The sequence makes some people cringe. While Emmanuel Macron held a ceremony on Thursday evening in the Salle des Fêtes of the Élysée, for the Lord Jacobovits Prize - awarded to European heads of state and government (such as Angela Merkel in 2013 or King Felipe in 2016), who fight against anti-Semitism and defend the freedom to practice the Jewish religion - the head of state participated in the first lighting of the candle of the Hanukkah holiday. Several videos circulating on social networks show the President of the Republic, alongside the Chief Rabbi of France Haim Korsia, who lights the candlestick in front of him.
While Emmanuel Macron obviously did not participate in any religious act or word, in the name of the secularism of the State and its duty of neutrality towards all religions, this filmed moment is beginning to annoy the opposition. On Thursday evening, the LR mayor of Cannes, David Lisnard, asked himself "how can one refuse to participate in a civic march against anti-Semitism on the incongruous and fallacious grounds of safeguarding national unity, and celebrate a religious holiday in the presidential palace?" It is true that the president did not take part in the big demonstration on 12 November, which brought together the entire political class, including the representatives of the RN, with the exception of the rebellious leaders. The president of the Association of Mayors of France (AMF) mocked "a first" that is, according to him, "contrary to secularism".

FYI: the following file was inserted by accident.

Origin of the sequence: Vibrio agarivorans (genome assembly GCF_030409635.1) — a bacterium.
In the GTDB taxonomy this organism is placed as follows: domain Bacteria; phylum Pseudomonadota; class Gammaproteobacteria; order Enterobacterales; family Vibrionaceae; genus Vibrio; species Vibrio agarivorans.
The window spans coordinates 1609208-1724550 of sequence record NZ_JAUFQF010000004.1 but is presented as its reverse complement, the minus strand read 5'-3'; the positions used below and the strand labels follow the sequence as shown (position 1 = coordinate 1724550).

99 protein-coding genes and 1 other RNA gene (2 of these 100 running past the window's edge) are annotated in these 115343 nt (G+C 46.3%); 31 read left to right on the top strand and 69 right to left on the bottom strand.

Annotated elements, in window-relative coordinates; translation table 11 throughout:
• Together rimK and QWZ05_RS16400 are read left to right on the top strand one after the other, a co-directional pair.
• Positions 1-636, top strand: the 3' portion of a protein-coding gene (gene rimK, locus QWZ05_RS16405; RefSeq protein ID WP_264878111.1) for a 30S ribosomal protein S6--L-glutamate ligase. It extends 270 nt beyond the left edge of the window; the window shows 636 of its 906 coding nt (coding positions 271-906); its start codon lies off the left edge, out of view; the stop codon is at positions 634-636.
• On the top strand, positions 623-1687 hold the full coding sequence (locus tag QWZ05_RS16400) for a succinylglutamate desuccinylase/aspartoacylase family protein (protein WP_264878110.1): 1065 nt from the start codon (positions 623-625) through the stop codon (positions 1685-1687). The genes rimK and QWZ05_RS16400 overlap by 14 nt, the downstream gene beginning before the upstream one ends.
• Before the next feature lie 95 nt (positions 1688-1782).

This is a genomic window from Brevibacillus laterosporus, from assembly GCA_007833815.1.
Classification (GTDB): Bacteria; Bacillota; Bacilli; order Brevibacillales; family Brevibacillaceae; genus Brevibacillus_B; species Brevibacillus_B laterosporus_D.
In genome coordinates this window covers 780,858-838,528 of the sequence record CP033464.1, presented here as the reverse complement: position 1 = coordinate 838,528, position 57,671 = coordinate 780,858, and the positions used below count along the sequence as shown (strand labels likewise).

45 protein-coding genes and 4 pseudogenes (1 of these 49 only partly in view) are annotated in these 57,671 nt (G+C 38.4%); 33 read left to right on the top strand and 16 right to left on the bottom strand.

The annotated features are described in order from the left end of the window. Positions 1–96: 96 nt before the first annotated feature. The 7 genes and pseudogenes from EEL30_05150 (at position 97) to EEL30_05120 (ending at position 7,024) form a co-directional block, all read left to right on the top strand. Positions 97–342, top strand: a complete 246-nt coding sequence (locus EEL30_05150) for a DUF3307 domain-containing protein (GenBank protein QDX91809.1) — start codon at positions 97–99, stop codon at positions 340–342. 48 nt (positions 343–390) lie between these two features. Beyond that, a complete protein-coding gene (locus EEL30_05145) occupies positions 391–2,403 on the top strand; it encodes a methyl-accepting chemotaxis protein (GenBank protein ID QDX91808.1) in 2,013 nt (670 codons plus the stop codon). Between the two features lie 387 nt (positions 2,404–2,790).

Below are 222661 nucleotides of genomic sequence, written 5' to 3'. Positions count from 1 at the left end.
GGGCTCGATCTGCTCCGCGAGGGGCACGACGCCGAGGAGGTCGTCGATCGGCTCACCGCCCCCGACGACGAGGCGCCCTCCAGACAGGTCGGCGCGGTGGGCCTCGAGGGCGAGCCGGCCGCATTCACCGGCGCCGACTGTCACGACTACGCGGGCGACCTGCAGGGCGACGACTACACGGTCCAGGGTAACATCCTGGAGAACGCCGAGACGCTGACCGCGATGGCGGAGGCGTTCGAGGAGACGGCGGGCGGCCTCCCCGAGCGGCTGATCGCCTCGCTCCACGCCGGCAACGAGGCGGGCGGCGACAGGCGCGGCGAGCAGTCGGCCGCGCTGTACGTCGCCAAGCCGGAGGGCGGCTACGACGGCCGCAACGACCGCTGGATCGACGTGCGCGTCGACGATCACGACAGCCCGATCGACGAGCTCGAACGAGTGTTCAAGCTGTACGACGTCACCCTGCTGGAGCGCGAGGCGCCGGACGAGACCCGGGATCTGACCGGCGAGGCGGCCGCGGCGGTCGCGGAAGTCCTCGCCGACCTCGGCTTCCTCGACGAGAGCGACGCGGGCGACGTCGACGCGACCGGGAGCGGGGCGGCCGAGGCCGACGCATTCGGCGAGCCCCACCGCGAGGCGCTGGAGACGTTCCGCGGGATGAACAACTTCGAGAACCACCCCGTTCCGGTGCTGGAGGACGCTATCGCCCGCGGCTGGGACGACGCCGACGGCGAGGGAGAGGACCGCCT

The Elysée Palace, a "place of worship"
The left, for its part, is not to be outdone. "Tonight, the Élysée Palace has become a place of worship. And Sunday morning, Mass in Latin? Secularism, when you hold us," said LFI MP Adrien Quatennens. "This president is navigating by sight, without principle or guidance. The Republic was waiting for him to demonstrate against anti-Semitism, he wasn't there, secular, it wasn't waiting for him for a religious party at the Élysée," former senator and PS member David Assouline also scoffed. "France is a secular republic, the Elysée and town halls cannot be places of celebration of religions," criticized the socialist mayor of Montpellier Michael Delafosse.